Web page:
Singapore’s status as a premier financial hub places it at the crossroads of increasing capital flows between developed economies and re-emergent markets. While fund managers seek to ride this wave of opportunity, it is important to manage the costs of compliance and balance it with regulatory requirements and expectations of the Monetary Authority of Singapore (MAS) to protect the reputation of our Little Red Dot as a preferred financial investment destination.
As the preeminent financial hub in South-east Asia, Singapore is uniquely positioned to be a safe haven of political stability and economic prosperity. This has been achieved through a risk-based approach towards governance and incorporating global regulations as domestic benchmarks.
There is a saying that “the only thing that is constant is change”. The unprecedented global trend in tighter regulations and more intensive compliance oversight will be the new norm for financial institutions (FIs) as regulators seek to fine-tune their regulatory tools to address emerging risks in the global and local marketplace.
After the 2008 global financial crisis, both governments and regulators are better aligned in their drive to reduce risks in global financial markets — but this comes with significant compliance implications for the FIs.
There is a traditional mindset that it is often “better to be safe than sorry”. The costs of non-compliance can be crippling and catastrophic for many FIs. For instance in 2013, the Bank of America and JP Morgan were fined for malfeasance and eventually agreed to a US$13 billion settlement with the US government for wrongdoings related to their mortgage-backed securities businesses.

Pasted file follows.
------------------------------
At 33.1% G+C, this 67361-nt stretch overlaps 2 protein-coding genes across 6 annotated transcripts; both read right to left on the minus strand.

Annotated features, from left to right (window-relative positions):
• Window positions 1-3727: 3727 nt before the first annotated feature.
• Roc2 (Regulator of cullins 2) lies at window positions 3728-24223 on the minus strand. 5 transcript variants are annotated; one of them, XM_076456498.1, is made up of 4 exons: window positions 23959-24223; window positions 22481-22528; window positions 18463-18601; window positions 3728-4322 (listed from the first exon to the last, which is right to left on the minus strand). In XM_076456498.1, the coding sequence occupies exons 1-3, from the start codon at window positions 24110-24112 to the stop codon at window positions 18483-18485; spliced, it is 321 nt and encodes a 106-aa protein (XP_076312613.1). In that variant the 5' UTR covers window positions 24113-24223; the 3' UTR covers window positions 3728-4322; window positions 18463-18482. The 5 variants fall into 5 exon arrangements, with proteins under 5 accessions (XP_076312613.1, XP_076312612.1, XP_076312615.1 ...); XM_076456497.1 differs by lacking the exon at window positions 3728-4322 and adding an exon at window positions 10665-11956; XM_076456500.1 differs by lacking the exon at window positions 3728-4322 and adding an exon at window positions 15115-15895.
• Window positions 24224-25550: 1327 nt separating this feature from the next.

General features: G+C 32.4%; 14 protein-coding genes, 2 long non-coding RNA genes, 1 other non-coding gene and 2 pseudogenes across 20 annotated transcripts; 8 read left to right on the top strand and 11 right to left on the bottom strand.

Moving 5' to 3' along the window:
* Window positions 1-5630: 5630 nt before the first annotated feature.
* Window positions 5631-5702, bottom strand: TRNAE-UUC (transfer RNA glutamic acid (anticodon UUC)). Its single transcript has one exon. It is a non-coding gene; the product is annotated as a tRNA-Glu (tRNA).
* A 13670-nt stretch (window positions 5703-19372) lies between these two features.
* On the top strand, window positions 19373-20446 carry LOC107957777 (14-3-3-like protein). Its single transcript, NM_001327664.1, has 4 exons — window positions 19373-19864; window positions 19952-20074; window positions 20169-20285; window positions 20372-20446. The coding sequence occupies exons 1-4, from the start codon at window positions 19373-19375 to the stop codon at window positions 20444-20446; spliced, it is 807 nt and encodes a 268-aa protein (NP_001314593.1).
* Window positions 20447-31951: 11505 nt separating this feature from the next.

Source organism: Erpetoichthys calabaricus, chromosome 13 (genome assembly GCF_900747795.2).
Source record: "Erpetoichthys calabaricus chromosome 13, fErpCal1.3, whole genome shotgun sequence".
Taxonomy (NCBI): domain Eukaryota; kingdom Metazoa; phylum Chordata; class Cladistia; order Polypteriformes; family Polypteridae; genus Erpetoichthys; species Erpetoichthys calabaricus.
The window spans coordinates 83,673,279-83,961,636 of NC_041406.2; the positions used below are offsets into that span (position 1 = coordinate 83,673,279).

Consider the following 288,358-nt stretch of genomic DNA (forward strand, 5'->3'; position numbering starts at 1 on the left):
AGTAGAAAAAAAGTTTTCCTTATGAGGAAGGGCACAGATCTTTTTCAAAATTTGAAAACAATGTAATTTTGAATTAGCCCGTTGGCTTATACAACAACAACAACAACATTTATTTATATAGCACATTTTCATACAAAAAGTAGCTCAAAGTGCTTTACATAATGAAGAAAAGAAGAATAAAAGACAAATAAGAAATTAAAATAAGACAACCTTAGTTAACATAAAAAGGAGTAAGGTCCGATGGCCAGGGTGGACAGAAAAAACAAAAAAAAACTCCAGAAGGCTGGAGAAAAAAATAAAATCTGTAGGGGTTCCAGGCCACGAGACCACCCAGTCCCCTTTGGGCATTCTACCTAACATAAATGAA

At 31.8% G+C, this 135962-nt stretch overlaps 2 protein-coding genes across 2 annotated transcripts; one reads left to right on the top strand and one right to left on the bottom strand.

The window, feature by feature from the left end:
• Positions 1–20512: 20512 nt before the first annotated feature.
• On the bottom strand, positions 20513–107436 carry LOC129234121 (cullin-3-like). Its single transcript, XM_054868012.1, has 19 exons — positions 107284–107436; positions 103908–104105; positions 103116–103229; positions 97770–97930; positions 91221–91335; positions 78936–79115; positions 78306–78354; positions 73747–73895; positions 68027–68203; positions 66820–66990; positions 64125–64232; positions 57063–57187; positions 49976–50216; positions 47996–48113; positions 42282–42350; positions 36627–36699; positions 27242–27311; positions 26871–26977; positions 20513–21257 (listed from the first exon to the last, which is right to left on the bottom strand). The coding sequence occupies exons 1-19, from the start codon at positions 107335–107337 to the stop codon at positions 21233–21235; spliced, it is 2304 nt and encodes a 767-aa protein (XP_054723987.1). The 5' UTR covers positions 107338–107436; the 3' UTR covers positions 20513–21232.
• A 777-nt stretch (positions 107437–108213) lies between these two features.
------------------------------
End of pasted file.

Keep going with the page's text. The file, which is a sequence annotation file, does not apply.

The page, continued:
In Singapore, MAS has not been taking compliance breaches lightly. Actions have been taken against both individuals and institutions for breaches related to insider trading, manipulation and deception, to name a few. These are enforced through reprimands, fines and suspensions.
In 2014, MAS fined an errant individual S$3 million for insider trading and manipulative/deceptive devices in connection with the purchase and sale of securities. Between April 2014 and March 2015, a total of 23 cases of breaches were met with formal enforcement actions meted out by MAS in the form of reprimands, composition fines, civil penalties and prohibition order. Within the same period, another 365 cases were faced with regulatory and administrative action.
It is therefore no surprise that fund managers should take compliance seriously and tend to err on the side of caution.
Over the course of 2015, there has been an increasing impact from disruptive business trends, socio-economic instability and changing tides of trade flows on fund investments and their compliance plans.
While the United States and Europe have been leading the charge and setting generally accepted standards, there is growing pressure to align best practices across jurisdictions and this is especially pertinent for Singapore in South-east Asia. The rise of China as an economic powerhouse has also been accompanied by a growing emphasis on transparency, accountability and corporate governance.